Tuesday, April 5, 2011

Chesapeake Bay

There was a query on the Chesapeake Bay Bloggers Facebook page and in their blog the other day that required me do some research.  When I browse the Internet, I always get side-tracked or find more new sites that I hadn't seen before.  Sometimes I forget what I was originally looking for.  Oh sure, you've never done that.  Anyway, here's the post that was on FB.  I misunderstood the question, I think, but it opened doors and I learned a lot about the Chesapeake Bay and the rivers that feed it.

Play the Chesapeake History Game

Landing From Deep Landing on the Chester River and Kingston Landing on the Choptank to Leedstown on the Rappahannock and Walkerton on the Mattaponi, many of the sites of seventeenth-century Indian villages, eighteenth-century colonial towns, and nineteenth-century steamboat wharves lie on the outsides of curves in the Chesapeake's tidal rivers.  What is the reason for this consistent pattern?  The first reader to enter the correct answer as a comment below will win a free Chesapeake Bay Foundation T-Shirt.  Rattle your keyboards...go!

The photograph above shows the launch ramp and dock at the Clyde Watson Boating Area of the Patuxent River Park, in southeastern Prince George’s County, Maryland. But a quick look through the Chesapeake’s rivers on Google Earth will reveal a hundred or more sites like this one in both Maryland and Virginia.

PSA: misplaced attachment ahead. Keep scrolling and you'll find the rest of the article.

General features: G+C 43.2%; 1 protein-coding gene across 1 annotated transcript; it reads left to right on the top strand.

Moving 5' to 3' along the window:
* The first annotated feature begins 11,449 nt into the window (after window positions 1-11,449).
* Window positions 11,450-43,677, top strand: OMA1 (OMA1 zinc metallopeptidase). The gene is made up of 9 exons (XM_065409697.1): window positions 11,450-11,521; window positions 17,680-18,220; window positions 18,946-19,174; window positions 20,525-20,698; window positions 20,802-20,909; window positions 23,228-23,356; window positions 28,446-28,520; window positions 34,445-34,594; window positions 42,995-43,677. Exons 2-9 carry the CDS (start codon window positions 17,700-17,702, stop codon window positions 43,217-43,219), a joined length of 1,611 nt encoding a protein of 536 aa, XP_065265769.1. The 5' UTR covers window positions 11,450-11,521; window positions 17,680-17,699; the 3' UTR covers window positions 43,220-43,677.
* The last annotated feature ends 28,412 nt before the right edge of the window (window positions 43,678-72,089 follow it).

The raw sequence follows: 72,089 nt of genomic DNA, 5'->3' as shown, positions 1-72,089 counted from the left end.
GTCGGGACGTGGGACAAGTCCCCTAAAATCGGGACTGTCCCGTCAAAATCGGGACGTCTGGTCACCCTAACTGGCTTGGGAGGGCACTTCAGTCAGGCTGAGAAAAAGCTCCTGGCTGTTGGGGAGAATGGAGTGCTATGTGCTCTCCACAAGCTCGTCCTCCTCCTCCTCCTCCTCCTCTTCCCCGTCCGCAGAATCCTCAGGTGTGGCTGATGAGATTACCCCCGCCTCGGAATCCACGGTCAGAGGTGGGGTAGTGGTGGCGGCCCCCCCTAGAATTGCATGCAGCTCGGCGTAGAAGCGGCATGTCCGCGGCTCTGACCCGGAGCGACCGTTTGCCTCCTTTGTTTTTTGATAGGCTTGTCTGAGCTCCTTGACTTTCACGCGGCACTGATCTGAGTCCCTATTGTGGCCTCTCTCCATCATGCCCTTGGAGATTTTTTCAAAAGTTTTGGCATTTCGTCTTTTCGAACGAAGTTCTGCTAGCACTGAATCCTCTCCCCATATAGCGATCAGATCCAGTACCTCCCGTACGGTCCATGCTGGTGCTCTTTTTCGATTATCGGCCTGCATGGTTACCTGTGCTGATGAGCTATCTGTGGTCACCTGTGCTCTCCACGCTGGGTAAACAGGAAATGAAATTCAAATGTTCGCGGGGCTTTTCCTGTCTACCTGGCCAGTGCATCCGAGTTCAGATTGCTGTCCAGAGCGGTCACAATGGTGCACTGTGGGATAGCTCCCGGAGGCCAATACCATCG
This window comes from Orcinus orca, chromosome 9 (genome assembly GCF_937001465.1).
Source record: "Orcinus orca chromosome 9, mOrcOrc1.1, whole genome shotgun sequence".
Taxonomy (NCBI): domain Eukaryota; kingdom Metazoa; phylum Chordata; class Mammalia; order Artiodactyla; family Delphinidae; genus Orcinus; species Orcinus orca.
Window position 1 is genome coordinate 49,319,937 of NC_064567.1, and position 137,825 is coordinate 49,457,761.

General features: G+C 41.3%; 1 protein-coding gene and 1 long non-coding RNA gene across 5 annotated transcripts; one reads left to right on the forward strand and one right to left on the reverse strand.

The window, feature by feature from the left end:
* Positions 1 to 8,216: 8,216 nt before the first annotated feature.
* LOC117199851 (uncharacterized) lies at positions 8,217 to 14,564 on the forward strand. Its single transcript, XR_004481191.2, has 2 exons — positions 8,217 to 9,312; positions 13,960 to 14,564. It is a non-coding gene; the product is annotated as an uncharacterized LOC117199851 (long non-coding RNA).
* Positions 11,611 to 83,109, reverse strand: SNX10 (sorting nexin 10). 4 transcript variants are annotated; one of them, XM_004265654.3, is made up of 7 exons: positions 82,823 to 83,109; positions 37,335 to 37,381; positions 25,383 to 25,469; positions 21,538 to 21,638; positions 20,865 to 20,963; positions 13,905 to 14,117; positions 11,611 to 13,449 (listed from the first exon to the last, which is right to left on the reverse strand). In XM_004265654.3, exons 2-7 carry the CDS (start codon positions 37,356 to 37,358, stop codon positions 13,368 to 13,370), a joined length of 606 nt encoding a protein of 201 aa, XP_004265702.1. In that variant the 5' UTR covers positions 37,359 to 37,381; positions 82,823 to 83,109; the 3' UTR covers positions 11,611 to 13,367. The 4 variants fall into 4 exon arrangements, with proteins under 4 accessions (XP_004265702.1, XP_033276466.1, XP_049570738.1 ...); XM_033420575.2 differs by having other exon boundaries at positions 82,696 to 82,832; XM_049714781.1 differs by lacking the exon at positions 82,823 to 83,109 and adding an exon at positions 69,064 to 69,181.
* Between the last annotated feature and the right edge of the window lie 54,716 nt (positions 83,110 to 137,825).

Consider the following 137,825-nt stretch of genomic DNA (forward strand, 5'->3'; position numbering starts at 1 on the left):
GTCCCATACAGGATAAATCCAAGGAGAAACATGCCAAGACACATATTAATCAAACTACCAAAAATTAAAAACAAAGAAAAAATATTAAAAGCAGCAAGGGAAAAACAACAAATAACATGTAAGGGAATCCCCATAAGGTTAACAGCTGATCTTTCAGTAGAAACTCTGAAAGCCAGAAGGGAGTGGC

In his 1612 map, Captain John Smith showed the Indian village of Pecatamough here.  In colonial times, many a hogshead of tobacco got shipped to England from here, and Samuel Magruder’s Ferry carried people and goods across the Patuxent to Lower Marlboro.  In the early twentieth century, Clyde Watson’s father served as the steamboat agent for the commercial wharf whose ruins lie fifty yards upriver from here.  This public launch facility now honors Clyde, a longtime farmer, waterman, community leader, and advocate for the park who died in 1994.
Through the centuries, sites like Magruder’s Ferry on the outsides of curves in the Chesapeake’s rivers have served human needs very well.  What is the reason for this?
By John Page Williams
Bay Daily - Blog of the Chesapeake Bay Foundation

I thought John meant, "Why did the rivers flow the way they do ?"  ( I blamed it on a meteor that landed in the Bay many years ago.  I don't think anybody took me seriously.)  He might have meant, "Why were the villages on the outside curve of the river ?"  What ever the question was, here are some links with a lot of information on the Chesapeake Bay that you probably never knew.  I was enlightened.

Impact Crater Study